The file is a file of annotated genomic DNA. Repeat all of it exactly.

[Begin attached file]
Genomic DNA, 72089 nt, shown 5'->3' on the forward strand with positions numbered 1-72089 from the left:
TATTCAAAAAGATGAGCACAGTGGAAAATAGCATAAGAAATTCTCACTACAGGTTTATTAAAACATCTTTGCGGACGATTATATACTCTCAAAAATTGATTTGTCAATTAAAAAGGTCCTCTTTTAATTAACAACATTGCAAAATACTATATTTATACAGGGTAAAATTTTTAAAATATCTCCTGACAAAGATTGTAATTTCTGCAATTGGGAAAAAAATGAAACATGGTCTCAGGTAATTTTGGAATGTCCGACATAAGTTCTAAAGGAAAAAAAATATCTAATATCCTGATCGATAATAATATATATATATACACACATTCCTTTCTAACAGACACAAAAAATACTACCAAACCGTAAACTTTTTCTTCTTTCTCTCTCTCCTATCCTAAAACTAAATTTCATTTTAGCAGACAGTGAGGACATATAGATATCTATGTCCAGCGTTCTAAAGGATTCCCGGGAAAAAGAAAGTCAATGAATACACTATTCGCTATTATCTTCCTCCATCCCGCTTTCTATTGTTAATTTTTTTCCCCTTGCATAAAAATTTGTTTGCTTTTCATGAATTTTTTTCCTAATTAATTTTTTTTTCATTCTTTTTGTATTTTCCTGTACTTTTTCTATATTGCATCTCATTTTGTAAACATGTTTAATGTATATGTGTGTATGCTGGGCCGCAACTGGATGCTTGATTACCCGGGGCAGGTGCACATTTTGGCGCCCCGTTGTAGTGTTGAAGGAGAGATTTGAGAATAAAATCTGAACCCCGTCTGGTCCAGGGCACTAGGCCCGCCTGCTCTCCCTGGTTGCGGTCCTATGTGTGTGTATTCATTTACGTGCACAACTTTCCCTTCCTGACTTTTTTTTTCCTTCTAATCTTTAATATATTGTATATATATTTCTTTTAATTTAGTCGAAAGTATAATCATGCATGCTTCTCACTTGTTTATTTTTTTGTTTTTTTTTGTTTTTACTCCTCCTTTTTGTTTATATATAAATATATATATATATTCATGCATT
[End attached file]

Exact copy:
Genomic DNA, 72089 nt, shown 5'->3' on the forward strand with positions numbered 1-72089 from the left:
TATTCAAAAAGATGAGCACAGTGGAAAATAGCATAAGAAATTCTCACTACAGGTTTATTAAAACATCTTTGCGGACGATTATATACTCTCAAAAATTGATTTGTCAATTAAAAAGGTCCTCTTTTAATTAACAACATTGCAAAATACTATATTTATACAGGGTAAAATTTTTAAAATATCTCCTGACAAAGATTGTAATTTCTGCAATTGGGAAAAAAATGAAACATGGTCTCAGGTAATTTTGGAATGTCCGACATAAGTTCTAAAGGAAAAAAAATATCTAATATCCTGATCGATAATAATATATATATATACACACATTCCTTTCTAACAGACACAAAAAATACTACCAAACCGTAAACTTTTTCTTCTTTCTCTCTCTCCTATCCTAAAACTAAATTTCATTTTAGCAGACAGTGAGGACATATAGATATCTATGTCCAGCGTTCTAAAGGATTCCCGGGAAAAAGAAAGTCAATGAATACACTATTCGCTATTATCTTCCTCCATCCCGCTTTCTATTGTTAATTTTTTTCCCCTTGCATAAAAATTTGTTTGCTTTTCATGAATTTTTTTCCTAATTAATTTTTTTTTCATTCTTTTTGTATTTTCCTGTACTTTTTCTATATTGCATCTCATTTTGTAAACATGTTTAATGTATATGTGTGTATGCTGGGCCGCAACTGGATGCTTGATTACCCGGGGCAGGTGCACATTTTGGCGCCCCGTTGTAGTGTTGAAGGAGAGATTTGAGAATAAAATCTGAACCCCGTCTGGTCCAGGGCACTAGGCCCGCCTGCTCTCCCTGGTTGCGGTCCTATGTGTGTGTATTCATTTACGTGCACAACTTTCCCTTCCTGACTTTTTTTTTCCTTCTAATCTTTAATATATTGTATATATATTTCTTTTAATTTAGTCGAAAGTATAATCATGCATGCTTCTCACTTGTTTATTTTTTTGTTTTTTTTTGTTTTTACTCCTCCTTTTTGTTTATATATAAATATATATATATATTCATGCATT